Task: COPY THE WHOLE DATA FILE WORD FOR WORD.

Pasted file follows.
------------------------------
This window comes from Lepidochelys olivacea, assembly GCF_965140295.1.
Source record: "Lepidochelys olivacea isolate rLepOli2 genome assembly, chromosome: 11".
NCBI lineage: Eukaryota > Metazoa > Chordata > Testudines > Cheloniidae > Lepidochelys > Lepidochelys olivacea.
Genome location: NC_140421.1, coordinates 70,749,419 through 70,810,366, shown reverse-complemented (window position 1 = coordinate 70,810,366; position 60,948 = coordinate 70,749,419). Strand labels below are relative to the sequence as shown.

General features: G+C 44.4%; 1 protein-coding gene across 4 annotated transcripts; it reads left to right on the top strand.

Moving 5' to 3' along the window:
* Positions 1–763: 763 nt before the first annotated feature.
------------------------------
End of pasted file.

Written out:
This window comes from Lepidochelys olivacea, assembly GCF_965140295.1.
Source record: "Lepidochelys olivacea isolate rLepOli2 genome assembly, chromosome: 11".
NCBI lineage: Eukaryota > Metazoa > Chordata > Testudines > Cheloniidae > Lepidochelys > Lepidochelys olivacea.
Genome location: NC_140421.1, coordinates 70,749,419 through 70,810,366, shown reverse-complemented (window position 1 = coordinate 70,810,366; position 60,948 = coordinate 70,749,419). Strand labels below are relative to the sequence as shown.

General features: G+C 44.4%; 1 protein-coding gene across 4 annotated transcripts; it reads left to right on the top strand.

Moving 5' to 3' along the window:
* Positions 1–763: 763 nt before the first annotated feature.